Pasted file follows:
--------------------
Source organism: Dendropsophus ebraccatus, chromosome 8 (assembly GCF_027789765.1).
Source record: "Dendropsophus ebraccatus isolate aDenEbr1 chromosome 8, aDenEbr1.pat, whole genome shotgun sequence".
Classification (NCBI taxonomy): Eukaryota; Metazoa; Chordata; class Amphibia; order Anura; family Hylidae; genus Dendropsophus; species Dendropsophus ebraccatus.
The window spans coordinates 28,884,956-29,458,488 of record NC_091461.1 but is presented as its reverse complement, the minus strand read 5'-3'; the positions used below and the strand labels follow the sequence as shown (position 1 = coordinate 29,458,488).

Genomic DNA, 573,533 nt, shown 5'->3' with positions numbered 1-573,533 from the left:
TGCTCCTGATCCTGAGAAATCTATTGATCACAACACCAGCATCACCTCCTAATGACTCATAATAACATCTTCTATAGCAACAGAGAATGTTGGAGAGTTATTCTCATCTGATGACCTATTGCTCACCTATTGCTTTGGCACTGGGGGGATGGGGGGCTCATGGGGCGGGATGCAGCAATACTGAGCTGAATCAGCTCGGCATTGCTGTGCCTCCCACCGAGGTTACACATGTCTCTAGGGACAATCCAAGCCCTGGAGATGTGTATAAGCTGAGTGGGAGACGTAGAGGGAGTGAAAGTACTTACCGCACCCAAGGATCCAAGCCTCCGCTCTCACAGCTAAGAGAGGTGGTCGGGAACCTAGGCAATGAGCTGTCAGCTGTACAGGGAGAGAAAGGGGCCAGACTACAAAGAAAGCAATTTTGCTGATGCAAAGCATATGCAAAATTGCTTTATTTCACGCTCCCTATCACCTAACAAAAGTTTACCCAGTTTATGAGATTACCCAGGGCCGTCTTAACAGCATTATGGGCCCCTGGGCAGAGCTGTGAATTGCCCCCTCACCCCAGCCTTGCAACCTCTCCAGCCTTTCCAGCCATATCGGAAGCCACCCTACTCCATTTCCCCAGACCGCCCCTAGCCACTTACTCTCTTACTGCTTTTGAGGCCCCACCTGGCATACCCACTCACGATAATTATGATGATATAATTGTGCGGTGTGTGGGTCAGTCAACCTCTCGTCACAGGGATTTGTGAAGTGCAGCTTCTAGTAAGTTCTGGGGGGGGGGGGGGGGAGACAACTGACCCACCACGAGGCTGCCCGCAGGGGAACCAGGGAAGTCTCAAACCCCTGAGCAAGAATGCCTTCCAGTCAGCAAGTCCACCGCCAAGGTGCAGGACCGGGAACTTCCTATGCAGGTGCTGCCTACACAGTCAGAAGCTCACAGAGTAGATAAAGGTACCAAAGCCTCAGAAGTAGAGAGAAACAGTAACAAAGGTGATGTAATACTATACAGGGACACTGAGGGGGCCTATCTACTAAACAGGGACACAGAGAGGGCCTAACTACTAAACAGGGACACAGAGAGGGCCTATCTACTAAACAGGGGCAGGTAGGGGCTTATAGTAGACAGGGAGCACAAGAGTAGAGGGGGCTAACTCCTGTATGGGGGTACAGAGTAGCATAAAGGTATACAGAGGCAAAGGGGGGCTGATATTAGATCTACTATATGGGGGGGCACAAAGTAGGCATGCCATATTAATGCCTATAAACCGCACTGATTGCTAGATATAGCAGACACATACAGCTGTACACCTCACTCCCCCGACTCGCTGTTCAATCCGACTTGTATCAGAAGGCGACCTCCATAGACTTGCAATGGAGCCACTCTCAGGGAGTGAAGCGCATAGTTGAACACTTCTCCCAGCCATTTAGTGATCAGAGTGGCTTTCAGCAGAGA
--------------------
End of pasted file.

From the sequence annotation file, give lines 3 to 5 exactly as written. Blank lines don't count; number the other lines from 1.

Classification (NCBI taxonomy): Eukaryota; Metazoa; Chordata; class Amphibia; order Anura; family Hylidae; genus Dendropsophus; species Dendropsophus ebraccatus.
The window spans coordinates 28,884,956-29,458,488 of record NC_091461.1 but is presented as its reverse complement, the minus strand read 5'-3'; the positions used below and the strand labels follow the sequence as shown (position 1 = coordinate 29,458,488).

Genomic DNA, 573,533 nt, shown 5'->3' with positions numbered 1-573,533 from the left: